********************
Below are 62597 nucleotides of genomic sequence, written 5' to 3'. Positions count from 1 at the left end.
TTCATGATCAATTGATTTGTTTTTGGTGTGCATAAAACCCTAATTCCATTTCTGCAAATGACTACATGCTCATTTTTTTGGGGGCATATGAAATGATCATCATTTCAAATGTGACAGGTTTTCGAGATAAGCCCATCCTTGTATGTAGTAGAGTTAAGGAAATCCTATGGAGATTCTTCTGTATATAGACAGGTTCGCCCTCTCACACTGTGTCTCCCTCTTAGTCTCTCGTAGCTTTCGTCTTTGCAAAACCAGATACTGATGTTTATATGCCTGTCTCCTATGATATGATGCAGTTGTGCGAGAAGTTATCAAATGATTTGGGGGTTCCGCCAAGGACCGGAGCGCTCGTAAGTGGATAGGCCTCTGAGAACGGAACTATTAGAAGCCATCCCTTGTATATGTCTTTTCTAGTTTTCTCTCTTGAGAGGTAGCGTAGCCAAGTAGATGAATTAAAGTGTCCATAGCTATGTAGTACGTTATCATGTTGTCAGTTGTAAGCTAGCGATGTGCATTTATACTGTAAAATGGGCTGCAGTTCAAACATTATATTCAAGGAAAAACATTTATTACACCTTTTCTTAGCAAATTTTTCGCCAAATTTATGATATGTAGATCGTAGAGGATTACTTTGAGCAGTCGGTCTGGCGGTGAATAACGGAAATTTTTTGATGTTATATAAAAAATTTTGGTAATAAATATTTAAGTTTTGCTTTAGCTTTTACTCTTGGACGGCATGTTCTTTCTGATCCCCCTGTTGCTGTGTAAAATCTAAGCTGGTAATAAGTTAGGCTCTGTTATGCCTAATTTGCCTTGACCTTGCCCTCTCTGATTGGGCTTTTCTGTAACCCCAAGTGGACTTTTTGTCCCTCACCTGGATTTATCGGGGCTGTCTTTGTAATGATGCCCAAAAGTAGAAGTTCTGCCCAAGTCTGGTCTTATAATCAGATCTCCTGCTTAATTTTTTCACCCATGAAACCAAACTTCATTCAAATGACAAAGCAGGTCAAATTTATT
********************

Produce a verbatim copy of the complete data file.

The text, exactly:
Below are 62597 nucleotides of genomic sequence, written 5' to 3'. Positions count from 1 at the left end.
TTCATGATCAATTGATTTGTTTTTGGTGTGCATAAAACCCTAATTCCATTTCTGCAAATGACTACATGCTCATTTTTTTGGGGGCATATGAAATGATCATCATTTCAAATGTGACAGGTTTTCGAGATAAGCCCATCCTTGTATGTAGTAGAGTTAAGGAAATCCTATGGAGATTCTTCTGTATATAGACAGGTTCGCCCTCTCACACTGTGTCTCCCTCTTAGTCTCTCGTAGCTTTCGTCTTTGCAAAACCAGATACTGATGTTTATATGCCTGTCTCCTATGATATGATGCAGTTGTGCGAGAAGTTATCAAATGATTTGGGGGTTCCGCCAAGGACCGGAGCGCTCGTAAGTGGATAGGCCTCTGAGAACGGAACTATTAGAAGCCATCCCTTGTATATGTCTTTTCTAGTTTTCTCTCTTGAGAGGTAGCGTAGCCAAGTAGATGAATTAAAGTGTCCATAGCTATGTAGTACGTTATCATGTTGTCAGTTGTAAGCTAGCGATGTGCATTTATACTGTAAAATGGGCTGCAGTTCAAACATTATATTCAAGGAAAAACATTTATTACACCTTTTCTTAGCAAATTTTTCGCCAAATTTATGATATGTAGATCGTAGAGGATTACTTTGAGCAGTCGGTCTGGCGGTGAATAACGGAAATTTTTTGATGTTATATAAAAAATTTTGGTAATAAATATTTAAGTTTTGCTTTAGCTTTTACTCTTGGACGGCATGTTCTTTCTGATCCCCCTGTTGCTGTGTAAAATCTAAGCTGGTAATAAGTTAGGCTCTGTTATGCCTAATTTGCCTTGACCTTGCCCTCTCTGATTGGGCTTTTCTGTAACCCCAAGTGGACTTTTTGTCCCTCACCTGGATTTATCGGGGCTGTCTTTGTAATGATGCCCAAAAGTAGAAGTTCTGCCCAAGTCTGGTCTTATAATCAGATCTCCTGCTTAATTTTTTCACCCATGAAACCAAACTTCATTCAAATGACAAAGCAGGTCAAATTTATT